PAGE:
June 1, 2021
The suffering of the working class, within and outside the United States, is ignored by our corporatized media, and yet, it is one of the most important human rights issues of our era.
Global capitalists have turned back the clock to the early days of the Industrial Revolution. The working class is increasingly bereft of rights, blocked from forming unions, paid starvation wages, subject to wage theft, under constant surveillance, fired for minor infractions, exposed to dangerous carcinogens, forced to work overtime, given punishing quotas and abandoned when they are sick and old. Workers have become, here and abroad, disposable cogs to corporate oligarchs, who wallow in obscene personal wealth that dwarfs the worst excesses of the Robber Barons.
In fashionable liberal circles there are, as Noam Chomsky notes, worthy and unworthy victims. Nancy Pelosi has called on global leaders not to attend the Winter Olympics, scheduled to be held in Beijing in February, because of what she called a “genocide” being carried out by the Chinese government against the Uyghur minority.
New York Times columnist Nick Kristof in a column rattled off a list of human rights violations overseen by China’s leader Xi Jinping, writing “[Xi] eviscerates Hong Kong freedoms, jails lawyers and journalists, seizes Canadian hostages, threatens Taiwan and, most horrifying, presides over crimes against humanity in the far western region of Xinjiang that is home to several Muslim minorities.”
Not a word about the millions of workers in China who are treated little better than serfs. They live separated from their families, including their children, and housed in overcrowded company dormitories, which sees rent deducted from their paychecks, next to factories that have round-the-clock production, often making products for U.S. corporations. Workers are abused, underpaid and sickened from exposure to chemicals and toxins such as aluminum dust.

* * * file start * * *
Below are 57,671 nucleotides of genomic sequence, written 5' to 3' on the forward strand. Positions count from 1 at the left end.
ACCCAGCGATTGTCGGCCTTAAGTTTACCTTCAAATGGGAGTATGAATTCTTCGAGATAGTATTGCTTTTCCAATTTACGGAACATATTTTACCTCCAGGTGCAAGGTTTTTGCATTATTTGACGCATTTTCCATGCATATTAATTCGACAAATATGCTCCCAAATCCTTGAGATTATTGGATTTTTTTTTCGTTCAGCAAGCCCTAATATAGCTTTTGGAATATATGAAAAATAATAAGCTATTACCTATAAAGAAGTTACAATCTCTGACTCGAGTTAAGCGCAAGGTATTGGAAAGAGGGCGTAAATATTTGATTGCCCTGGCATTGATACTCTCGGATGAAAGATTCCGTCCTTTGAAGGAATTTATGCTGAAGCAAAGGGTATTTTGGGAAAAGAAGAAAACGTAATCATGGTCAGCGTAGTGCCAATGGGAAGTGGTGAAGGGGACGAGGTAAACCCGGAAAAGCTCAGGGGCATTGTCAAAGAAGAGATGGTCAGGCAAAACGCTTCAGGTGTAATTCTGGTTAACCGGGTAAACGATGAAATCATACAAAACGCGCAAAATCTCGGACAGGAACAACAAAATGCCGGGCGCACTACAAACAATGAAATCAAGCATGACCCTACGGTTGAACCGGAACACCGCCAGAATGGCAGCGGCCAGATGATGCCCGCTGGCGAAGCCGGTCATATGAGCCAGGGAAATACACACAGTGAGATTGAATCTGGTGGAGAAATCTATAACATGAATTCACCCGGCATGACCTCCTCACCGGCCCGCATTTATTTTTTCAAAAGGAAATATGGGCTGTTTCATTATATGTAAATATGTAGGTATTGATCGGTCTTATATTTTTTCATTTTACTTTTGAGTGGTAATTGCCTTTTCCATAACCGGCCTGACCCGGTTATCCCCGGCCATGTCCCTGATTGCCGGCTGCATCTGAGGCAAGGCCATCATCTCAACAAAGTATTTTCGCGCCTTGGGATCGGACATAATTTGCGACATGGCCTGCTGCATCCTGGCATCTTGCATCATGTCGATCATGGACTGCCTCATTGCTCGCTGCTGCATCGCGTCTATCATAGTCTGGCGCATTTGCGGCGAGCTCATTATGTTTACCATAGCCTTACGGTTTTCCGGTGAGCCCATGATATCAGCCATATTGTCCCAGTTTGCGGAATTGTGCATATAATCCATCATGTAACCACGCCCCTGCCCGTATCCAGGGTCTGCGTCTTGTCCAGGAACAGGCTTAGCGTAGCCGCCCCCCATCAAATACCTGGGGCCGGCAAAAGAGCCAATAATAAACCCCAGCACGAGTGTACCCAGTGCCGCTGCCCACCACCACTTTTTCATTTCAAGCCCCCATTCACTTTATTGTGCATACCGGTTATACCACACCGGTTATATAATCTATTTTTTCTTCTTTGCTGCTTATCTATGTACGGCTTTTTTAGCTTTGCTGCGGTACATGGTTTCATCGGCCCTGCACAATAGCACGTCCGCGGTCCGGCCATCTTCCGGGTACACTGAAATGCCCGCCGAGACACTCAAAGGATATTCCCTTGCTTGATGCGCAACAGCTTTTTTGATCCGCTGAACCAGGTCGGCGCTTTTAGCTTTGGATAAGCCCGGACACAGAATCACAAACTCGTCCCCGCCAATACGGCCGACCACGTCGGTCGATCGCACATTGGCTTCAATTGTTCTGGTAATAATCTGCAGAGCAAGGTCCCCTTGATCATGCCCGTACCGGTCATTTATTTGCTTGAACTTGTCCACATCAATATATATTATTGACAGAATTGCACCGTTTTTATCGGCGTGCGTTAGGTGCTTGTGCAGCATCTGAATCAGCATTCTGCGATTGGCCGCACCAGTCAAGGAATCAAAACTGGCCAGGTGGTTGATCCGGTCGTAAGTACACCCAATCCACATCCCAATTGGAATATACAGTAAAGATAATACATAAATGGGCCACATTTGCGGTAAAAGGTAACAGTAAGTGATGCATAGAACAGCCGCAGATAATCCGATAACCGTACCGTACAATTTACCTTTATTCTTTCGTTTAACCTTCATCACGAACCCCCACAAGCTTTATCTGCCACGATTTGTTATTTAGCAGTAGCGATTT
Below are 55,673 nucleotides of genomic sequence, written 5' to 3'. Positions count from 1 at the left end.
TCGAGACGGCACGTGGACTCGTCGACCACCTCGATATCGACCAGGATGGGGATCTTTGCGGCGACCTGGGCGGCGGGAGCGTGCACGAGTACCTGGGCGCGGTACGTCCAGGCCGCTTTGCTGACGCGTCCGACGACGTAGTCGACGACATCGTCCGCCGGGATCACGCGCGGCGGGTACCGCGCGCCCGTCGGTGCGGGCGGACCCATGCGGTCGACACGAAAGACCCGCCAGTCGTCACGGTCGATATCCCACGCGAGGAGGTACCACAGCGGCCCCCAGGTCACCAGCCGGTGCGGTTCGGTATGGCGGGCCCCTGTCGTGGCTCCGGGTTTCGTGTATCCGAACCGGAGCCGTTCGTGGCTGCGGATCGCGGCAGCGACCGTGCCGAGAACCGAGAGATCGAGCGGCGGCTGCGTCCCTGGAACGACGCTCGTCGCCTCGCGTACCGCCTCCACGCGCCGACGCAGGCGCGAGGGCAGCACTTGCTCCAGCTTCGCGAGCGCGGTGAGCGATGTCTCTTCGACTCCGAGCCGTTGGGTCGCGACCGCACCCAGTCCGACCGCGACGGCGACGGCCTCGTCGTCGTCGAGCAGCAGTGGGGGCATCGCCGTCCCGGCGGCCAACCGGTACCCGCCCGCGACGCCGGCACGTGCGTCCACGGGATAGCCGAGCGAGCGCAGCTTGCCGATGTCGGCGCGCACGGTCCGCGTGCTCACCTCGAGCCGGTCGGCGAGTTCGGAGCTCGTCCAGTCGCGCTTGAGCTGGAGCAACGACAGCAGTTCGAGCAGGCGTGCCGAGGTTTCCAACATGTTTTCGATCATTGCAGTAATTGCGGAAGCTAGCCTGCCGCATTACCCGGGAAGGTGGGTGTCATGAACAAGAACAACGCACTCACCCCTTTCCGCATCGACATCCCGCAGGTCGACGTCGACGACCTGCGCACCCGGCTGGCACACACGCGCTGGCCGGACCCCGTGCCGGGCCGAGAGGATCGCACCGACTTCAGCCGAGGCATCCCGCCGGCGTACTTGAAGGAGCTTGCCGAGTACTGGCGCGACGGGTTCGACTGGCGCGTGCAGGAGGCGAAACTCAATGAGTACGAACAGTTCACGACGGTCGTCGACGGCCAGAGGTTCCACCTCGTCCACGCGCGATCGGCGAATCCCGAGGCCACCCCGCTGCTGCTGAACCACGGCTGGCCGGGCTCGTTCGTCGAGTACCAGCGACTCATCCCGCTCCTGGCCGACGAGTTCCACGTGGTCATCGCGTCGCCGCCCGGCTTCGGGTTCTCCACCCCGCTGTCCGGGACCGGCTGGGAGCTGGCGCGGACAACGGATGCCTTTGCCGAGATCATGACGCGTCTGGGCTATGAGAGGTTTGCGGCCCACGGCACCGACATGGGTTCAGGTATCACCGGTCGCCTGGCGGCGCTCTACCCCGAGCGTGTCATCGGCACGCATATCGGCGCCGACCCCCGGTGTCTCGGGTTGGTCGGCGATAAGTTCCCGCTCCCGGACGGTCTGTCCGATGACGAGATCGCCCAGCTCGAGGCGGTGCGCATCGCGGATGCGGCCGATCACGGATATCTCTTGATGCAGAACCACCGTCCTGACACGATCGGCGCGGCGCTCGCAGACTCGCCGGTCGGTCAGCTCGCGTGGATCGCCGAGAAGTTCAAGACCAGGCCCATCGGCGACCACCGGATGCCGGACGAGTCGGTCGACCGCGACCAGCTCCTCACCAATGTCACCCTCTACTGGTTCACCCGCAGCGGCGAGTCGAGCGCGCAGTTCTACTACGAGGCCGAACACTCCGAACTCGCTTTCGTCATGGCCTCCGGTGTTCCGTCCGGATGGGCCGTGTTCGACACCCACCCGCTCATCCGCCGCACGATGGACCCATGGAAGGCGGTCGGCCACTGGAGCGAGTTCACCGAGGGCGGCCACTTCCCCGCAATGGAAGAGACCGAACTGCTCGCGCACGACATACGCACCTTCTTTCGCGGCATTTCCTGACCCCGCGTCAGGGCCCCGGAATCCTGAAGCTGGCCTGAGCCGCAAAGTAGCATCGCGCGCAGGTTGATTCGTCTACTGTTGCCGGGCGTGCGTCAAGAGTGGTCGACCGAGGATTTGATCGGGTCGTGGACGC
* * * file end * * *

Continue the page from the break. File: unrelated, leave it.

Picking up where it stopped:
The suffering of the working class, within and outside the United States, is as ignored by our corporatized media as the suffering of the Palestinians. And yet, I would argue, it is one of the most important human rights issues of our era, since once workers are empowered, they can fend off other human rights violations.
Unless workers can organize, here and in countries such as China, and achieve basic rights and living wages, it will cement into place a global serfdom that will leave workers trapped in the appalling conditions described by Friedrich Engels in his 1845 book “The Conditions of the Working Class in England” or Émile Zola‘s 1885 masterpiece “Germinal.”
As long as China can pay slave wages it will be impossible to raise wages anywhere else. Any trade agreement has to include the right of workers to organize, otherwise all the promises by Joe Biden to rebuild the American middle class is a lie.
Between 2001-2011, 2.7 million jobs were lost to China with 2.1 million in manufacturing. None are coming back if workers in China and other countries that allow corporations to exploit labor and skirt basic environmental and labor regulations are locked in corporate servitude. And while we can chastise China for its labor policies, the United States has crushed its own union movement, allowed its corporations to move manufacturing overseas to profit from the Chinese manufacturing models, suppressed wages, passed anti-labor right-to-work laws, and demolished regulations that once protected workers.